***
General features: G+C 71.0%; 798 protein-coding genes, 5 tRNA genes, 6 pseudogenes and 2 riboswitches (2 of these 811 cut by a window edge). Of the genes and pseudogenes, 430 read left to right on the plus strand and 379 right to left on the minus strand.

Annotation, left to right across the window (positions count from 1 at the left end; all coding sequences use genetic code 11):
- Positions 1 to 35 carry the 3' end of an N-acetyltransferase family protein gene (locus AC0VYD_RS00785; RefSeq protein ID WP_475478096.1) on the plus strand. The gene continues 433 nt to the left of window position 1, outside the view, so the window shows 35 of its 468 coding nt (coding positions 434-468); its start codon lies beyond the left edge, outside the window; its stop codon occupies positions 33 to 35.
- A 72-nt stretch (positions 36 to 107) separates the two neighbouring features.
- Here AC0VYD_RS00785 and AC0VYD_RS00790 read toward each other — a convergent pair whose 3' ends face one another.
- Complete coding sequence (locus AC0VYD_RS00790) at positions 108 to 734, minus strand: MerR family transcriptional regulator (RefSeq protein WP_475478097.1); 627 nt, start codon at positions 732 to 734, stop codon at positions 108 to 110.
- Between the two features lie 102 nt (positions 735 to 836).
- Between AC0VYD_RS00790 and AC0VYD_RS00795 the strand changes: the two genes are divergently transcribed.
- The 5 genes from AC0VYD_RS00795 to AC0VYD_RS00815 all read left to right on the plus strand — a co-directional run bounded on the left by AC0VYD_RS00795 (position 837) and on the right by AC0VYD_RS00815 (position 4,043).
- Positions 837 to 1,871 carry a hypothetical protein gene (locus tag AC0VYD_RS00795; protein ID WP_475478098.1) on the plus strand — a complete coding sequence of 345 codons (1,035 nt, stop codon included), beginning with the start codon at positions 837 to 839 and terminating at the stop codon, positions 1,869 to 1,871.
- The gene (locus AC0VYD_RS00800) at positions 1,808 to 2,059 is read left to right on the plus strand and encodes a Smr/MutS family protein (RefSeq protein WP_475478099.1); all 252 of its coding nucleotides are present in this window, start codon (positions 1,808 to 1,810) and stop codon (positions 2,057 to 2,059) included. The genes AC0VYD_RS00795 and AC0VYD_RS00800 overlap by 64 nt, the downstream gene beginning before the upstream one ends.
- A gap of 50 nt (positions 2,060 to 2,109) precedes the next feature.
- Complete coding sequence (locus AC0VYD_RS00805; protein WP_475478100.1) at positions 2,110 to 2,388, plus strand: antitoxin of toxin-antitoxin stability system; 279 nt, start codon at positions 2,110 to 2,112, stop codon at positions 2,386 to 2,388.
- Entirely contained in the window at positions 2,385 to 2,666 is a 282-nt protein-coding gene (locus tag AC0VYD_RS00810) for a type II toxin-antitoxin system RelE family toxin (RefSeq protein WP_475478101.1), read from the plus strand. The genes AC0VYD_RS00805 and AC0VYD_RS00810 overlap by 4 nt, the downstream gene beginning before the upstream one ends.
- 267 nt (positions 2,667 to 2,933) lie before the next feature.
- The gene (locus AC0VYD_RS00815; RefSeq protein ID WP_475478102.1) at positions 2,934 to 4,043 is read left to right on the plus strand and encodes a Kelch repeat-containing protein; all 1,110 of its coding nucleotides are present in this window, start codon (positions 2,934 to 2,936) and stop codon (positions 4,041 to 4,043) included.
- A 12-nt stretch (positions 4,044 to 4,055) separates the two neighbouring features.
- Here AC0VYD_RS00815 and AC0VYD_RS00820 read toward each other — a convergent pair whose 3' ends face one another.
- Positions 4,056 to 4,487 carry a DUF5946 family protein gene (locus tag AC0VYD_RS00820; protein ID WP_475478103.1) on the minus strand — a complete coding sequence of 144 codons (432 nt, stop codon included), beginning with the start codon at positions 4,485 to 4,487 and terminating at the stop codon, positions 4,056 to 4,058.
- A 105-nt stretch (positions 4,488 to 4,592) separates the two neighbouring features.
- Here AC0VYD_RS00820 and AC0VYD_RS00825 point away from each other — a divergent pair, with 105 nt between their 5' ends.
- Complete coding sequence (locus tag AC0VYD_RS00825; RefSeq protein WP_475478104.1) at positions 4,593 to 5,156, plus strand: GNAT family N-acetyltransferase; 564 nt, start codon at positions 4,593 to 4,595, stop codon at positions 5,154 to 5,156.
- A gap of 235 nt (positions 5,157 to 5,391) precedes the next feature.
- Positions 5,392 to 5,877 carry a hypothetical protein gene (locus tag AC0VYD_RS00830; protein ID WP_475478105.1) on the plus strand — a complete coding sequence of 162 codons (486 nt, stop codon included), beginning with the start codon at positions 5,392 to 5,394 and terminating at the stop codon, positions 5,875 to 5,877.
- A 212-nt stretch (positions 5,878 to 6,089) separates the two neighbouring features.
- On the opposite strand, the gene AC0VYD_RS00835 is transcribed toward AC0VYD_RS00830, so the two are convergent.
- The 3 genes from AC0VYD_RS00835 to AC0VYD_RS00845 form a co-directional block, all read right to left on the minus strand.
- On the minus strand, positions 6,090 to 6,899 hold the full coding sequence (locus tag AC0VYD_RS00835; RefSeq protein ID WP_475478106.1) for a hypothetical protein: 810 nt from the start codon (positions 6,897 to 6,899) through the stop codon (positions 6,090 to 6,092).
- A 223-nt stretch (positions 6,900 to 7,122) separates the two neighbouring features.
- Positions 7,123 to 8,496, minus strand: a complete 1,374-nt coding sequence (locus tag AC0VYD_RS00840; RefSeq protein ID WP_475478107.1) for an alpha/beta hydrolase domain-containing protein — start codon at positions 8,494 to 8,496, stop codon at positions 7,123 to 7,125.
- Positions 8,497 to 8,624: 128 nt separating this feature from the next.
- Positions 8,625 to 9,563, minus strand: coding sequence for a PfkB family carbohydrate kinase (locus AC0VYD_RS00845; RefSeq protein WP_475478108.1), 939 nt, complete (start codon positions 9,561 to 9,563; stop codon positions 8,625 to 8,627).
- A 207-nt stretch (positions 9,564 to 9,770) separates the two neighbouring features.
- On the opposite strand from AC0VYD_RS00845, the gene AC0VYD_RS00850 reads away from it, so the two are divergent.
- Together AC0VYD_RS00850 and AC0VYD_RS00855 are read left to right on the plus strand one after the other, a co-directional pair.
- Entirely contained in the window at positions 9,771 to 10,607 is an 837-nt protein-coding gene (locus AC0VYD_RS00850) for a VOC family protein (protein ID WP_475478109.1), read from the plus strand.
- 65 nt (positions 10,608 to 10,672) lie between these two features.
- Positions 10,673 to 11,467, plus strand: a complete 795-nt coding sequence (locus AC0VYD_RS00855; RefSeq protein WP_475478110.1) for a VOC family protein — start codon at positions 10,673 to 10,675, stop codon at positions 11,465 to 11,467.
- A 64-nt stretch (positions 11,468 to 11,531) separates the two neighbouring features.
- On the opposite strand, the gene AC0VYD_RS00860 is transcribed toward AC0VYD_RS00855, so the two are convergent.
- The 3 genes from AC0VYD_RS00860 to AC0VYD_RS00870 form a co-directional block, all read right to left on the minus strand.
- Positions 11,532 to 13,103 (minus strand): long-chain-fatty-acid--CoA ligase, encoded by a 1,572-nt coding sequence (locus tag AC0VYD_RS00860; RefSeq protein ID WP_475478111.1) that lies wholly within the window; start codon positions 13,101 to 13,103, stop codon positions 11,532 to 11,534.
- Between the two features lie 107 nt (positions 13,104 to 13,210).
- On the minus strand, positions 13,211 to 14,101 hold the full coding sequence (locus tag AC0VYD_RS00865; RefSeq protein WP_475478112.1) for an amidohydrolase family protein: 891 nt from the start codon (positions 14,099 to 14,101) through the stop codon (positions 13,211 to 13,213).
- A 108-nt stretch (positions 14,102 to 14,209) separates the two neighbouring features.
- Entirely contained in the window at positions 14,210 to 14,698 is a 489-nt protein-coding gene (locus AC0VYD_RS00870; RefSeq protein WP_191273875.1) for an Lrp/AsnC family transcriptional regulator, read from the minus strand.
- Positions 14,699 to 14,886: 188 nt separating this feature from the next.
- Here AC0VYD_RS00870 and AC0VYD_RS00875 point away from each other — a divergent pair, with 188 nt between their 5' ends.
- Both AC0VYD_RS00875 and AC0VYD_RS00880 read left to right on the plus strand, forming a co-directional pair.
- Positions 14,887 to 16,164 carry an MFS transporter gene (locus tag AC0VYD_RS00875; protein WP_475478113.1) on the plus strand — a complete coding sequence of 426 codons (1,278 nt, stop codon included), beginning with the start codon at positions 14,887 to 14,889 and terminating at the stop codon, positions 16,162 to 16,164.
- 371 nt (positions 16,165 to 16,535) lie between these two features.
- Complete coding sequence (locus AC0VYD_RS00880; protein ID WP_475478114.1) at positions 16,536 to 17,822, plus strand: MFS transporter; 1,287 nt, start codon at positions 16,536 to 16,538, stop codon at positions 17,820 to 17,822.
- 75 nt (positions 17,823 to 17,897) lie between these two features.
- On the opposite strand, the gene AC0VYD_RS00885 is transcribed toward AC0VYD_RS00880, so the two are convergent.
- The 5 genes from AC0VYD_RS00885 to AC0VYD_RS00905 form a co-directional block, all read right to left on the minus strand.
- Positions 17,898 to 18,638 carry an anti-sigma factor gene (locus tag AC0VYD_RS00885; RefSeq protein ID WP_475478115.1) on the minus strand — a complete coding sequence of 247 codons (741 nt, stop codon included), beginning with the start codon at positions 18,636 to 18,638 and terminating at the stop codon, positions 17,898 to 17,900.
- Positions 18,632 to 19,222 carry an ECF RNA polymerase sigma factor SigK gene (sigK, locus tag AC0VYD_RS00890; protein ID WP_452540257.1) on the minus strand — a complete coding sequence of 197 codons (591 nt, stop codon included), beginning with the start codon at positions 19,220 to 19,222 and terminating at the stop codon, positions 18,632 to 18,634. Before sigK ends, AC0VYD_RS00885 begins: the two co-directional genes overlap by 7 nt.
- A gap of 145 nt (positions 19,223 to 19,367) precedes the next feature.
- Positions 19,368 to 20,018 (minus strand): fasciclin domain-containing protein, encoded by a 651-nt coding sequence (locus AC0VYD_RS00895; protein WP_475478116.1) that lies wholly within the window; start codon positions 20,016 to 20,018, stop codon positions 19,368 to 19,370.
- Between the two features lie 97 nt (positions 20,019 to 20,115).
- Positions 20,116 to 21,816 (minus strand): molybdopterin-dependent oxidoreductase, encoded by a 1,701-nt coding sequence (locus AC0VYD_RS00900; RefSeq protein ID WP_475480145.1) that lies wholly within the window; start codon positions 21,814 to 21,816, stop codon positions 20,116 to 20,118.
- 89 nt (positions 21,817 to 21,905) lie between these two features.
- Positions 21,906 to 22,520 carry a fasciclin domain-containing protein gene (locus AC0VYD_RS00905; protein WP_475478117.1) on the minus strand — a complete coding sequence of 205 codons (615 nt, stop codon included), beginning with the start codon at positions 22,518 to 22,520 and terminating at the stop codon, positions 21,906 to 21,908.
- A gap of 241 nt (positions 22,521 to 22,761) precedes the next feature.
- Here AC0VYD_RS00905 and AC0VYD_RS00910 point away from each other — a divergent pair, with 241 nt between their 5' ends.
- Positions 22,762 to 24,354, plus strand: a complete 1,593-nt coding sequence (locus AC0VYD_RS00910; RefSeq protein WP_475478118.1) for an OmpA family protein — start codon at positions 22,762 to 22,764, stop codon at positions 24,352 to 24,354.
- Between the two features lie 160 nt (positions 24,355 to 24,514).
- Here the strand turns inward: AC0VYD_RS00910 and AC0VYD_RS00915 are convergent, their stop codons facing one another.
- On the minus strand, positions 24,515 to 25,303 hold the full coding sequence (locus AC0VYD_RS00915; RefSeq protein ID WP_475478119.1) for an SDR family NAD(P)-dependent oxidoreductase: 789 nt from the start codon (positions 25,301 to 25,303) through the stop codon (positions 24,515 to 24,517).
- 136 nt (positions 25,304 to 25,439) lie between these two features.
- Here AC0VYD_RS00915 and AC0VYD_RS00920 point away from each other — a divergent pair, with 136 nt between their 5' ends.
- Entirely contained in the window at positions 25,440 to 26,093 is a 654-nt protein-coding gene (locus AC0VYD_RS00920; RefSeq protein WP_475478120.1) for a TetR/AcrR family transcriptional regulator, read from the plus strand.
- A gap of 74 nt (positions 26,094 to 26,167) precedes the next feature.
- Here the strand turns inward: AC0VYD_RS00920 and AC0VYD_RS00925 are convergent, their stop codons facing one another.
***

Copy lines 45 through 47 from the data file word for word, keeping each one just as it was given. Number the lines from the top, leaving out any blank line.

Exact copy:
- A 108-nt stretch (positions 14,102 to 14,209) separates the two neighbouring features.
- Entirely contained in the window at positions 14,210 to 14,698 is a 489-nt protein-coding gene (locus AC0VYD_RS00870; RefSeq protein WP_191273875.1) for an Lrp/AsnC family transcriptional regulator, read from the minus strand.
- Positions 14,699 to 14,886: 188 nt separating this feature from the next.